10077

Hydrodynamic Computation with Hybrid Programming on CPU-GPU Clusters

Tingxing Dong, Veselin Dobrev, Tzanio Kolev, Robert Rieben, Stanimire Tomov, Jack Dongarra
Innovative Computing Laboratory, University of Tennessee, Knoxville, Lawrence Livermore National Laboratory
University of Tennessee, 2013

@article{dong2013hydrodynamic,

   title={Hydrodynamic Computation with Hybrid Programming on CPU-GPU Clusters},

   author={Dong, Tingxing and Dobrev, Veselin and Kolev, Tzanio and Rieben, Robert and Tomov, Stanimire and Dongarra, Jack},

   year={2013}

}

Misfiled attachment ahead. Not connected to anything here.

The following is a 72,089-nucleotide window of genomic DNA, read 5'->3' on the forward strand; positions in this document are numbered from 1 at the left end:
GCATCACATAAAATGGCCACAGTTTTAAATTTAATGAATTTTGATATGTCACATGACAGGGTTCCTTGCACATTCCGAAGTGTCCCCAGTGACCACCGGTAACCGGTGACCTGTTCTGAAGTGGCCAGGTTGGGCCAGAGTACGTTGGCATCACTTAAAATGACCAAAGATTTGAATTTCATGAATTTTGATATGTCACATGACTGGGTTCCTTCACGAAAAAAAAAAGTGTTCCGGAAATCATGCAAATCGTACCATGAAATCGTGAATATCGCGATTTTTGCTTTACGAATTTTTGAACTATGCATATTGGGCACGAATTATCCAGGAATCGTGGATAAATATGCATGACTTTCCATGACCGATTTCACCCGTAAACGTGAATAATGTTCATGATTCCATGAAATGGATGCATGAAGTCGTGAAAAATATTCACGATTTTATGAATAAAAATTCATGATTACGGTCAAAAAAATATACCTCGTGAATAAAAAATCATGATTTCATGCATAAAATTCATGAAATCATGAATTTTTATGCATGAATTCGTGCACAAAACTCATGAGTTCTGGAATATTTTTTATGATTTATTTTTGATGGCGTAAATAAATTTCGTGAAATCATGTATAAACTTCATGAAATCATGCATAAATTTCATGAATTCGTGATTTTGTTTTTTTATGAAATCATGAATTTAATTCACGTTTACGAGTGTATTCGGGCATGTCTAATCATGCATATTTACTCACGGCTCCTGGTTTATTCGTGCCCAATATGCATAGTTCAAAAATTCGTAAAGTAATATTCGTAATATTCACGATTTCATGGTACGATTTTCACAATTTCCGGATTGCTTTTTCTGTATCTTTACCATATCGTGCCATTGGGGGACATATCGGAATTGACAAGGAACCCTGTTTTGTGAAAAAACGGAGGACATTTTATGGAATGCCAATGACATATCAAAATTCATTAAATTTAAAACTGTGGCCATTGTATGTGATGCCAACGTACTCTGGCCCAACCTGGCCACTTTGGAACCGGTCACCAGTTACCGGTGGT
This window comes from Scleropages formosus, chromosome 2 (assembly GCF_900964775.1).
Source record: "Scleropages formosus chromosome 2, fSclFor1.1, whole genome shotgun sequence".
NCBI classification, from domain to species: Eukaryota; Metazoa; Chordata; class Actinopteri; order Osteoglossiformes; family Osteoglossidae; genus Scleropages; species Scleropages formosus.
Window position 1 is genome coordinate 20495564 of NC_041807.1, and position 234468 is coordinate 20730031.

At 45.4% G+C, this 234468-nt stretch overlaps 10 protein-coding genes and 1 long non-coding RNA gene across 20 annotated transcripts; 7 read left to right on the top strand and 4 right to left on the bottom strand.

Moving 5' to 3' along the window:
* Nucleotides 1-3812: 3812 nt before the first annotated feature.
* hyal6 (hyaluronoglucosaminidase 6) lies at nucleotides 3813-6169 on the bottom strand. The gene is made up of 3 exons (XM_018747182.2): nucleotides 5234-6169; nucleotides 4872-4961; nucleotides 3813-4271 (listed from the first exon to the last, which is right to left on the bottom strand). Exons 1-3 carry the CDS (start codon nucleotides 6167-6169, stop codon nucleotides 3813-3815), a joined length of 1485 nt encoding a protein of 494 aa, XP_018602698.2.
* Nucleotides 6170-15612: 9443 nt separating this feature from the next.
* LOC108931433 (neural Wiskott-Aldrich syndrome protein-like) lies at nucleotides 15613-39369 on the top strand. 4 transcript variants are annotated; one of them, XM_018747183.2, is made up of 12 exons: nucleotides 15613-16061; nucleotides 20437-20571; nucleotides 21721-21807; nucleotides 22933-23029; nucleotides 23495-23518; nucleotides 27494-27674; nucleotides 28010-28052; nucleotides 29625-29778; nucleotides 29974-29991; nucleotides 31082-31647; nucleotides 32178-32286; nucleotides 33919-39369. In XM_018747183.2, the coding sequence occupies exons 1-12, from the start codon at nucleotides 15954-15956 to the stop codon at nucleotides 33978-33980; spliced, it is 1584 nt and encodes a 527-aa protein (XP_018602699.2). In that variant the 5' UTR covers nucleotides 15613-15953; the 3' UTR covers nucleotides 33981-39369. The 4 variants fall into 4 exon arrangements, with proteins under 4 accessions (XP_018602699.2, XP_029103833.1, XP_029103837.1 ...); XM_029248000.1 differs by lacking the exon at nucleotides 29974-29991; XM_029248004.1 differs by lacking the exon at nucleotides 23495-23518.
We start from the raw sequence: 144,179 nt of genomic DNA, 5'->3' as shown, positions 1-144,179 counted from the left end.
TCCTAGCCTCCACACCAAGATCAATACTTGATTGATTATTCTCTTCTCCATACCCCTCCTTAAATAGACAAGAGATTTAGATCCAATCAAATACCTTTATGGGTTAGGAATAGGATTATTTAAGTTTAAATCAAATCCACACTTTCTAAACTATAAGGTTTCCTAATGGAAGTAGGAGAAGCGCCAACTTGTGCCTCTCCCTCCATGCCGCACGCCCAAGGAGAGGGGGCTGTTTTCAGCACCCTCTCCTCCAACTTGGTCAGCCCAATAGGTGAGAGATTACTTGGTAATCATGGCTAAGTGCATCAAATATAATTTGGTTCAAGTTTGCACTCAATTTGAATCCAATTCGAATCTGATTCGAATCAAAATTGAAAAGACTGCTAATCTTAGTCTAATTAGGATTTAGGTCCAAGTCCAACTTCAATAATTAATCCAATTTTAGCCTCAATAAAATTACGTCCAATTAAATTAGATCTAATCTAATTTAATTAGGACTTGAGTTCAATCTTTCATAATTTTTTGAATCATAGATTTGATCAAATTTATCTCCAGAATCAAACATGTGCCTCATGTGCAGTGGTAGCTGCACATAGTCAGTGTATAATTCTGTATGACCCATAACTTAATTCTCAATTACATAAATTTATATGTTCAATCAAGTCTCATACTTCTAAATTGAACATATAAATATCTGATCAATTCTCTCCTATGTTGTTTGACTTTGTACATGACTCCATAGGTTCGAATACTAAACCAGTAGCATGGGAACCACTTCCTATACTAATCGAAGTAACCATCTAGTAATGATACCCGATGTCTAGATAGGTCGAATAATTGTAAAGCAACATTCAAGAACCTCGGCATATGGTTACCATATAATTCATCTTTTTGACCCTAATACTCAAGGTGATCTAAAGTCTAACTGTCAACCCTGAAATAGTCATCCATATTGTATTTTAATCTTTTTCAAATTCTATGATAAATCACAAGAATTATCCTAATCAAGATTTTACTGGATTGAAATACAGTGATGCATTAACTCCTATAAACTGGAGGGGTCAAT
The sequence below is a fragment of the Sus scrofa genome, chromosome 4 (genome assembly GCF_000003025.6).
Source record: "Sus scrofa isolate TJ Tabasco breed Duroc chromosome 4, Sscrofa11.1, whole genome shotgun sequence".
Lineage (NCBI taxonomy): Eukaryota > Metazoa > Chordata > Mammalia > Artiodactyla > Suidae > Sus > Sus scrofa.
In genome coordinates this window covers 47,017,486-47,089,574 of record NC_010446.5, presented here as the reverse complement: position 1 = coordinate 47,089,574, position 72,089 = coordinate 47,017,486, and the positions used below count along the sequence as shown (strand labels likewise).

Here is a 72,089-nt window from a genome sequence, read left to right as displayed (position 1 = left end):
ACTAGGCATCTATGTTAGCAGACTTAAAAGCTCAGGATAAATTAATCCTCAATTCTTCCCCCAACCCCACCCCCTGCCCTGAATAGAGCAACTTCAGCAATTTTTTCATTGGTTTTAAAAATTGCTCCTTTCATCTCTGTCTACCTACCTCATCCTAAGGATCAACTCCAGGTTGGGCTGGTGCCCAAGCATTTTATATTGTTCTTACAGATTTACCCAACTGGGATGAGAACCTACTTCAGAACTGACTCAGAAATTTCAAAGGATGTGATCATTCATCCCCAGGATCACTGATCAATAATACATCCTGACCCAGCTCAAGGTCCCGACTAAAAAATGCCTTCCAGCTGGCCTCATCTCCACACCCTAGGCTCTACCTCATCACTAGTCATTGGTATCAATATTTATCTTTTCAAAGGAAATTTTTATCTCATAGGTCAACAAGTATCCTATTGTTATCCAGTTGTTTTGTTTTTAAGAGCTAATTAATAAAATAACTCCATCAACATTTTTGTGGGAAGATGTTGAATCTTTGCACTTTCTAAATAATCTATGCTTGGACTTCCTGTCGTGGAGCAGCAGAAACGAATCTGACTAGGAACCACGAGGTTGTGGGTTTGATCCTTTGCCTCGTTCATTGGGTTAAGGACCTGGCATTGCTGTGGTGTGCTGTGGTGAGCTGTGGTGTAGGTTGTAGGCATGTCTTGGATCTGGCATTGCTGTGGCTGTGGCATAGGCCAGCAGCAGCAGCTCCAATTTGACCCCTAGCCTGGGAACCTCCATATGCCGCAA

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The explosion of parallelism and heterogeneity in today’s computer architectures has created opportunities as well as challenges for redesigning legacy numerical software to harness the power of new hardware. In this paper we address the main challenges in redesigning BLAST { a numerical library that solves the equations of compressible hydrodynamics using high order finite element methods (FEM) in a moving Lagrangian frame { to support CPU-GPU clusters. We use a hybrid MPI + OpenMP + CUDA programming model that includes two layers: domain decomposed MPI parallelization and OpenMP + CUDA acceleration in a given domain. To optimize the code, we implemented custom linear algebra kernels and introduced an auto-tuning technique to deal with heterogeneity and load balancing at runtime. Our tests show that 12 Intel Xeon cores and two M2050 GPUs deliver a 24x speedup compared to a single core, and a 2:5x speedup compared to 12 MPI tasks in one node. Further, we achieve perfect weak scaling, demonstrated on a cluster with up to 64 GPUs in 32 nodes. Our choice of programming model and proposed solutions, as related to parallelism and load balancing, specifically targets high order FEM discretizations, and can be used equally successfully for applications beyond hydrodynamics. A major accomplishment is that we further establish the appeal of high order FEMs, which despite their better approximation properties, are often avoided due to their high computational cost. GPUs, as we show, have the potential to make them the method of choice, as the increased computational cost is also localized, e.g., cast as Level 3 BLAS, and thus can be done very efficiently (close to free" relative to the usual overheads inherent in sparse computations).
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